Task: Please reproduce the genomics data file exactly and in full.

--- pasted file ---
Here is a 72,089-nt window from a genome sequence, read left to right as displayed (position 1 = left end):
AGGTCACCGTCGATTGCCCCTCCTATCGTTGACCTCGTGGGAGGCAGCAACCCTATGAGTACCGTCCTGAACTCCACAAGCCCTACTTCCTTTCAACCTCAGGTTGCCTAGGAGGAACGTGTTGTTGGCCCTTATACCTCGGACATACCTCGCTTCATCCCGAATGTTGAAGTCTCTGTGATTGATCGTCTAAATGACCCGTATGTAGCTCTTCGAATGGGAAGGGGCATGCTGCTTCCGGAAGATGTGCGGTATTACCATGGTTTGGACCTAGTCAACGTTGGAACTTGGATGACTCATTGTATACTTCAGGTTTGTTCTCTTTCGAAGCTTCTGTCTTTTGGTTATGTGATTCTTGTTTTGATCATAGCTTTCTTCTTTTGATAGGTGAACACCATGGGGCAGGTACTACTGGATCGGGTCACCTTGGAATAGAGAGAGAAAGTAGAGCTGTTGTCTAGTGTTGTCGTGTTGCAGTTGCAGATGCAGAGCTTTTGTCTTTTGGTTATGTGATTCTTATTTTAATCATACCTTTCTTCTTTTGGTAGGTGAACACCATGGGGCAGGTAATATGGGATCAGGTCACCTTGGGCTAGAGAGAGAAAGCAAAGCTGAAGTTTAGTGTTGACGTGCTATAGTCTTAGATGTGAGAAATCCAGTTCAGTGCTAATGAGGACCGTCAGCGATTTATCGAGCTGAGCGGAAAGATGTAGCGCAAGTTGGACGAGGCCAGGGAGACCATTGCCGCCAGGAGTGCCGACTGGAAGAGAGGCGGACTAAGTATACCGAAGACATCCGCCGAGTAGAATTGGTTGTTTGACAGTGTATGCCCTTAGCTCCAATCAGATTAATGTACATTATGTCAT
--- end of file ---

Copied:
Here is a 72,089-nt window from a genome sequence, read left to right as displayed (position 1 = left end):
AGGTCACCGTCGATTGCCCCTCCTATCGTTGACCTCGTGGGAGGCAGCAACCCTATGAGTACCGTCCTGAACTCCACAAGCCCTACTTCCTTTCAACCTCAGGTTGCCTAGGAGGAACGTGTTGTTGGCCCTTATACCTCGGACATACCTCGCTTCATCCCGAATGTTGAAGTCTCTGTGATTGATCGTCTAAATGACCCGTATGTAGCTCTTCGAATGGGAAGGGGCATGCTGCTTCCGGAAGATGTGCGGTATTACCATGGTTTGGACCTAGTCAACGTTGGAACTTGGATGACTCATTGTATACTTCAGGTTTGTTCTCTTTCGAAGCTTCTGTCTTTTGGTTATGTGATTCTTGTTTTGATCATAGCTTTCTTCTTTTGATAGGTGAACACCATGGGGCAGGTACTACTGGATCGGGTCACCTTGGAATAGAGAGAGAAAGTAGAGCTGTTGTCTAGTGTTGTCGTGTTGCAGTTGCAGATGCAGAGCTTTTGTCTTTTGGTTATGTGATTCTTATTTTAATCATACCTTTCTTCTTTTGGTAGGTGAACACCATGGGGCAGGTAATATGGGATCAGGTCACCTTGGGCTAGAGAGAGAAAGCAAAGCTGAAGTTTAGTGTTGACGTGCTATAGTCTTAGATGTGAGAAATCCAGTTCAGTGCTAATGAGGACCGTCAGCGATTTATCGAGCTGAGCGGAAAGATGTAGCGCAAGTTGGACGAGGCCAGGGAGACCATTGCCGCCAGGAGTGCCGACTGGAAGAGAGGCGGACTAAGTATACCGAAGACATCCGCCGAGTAGAATTGGTTGTTTGACAGTGTATGCCCTTAGCTCCAATCAGATTAATGTACATTATGTCAT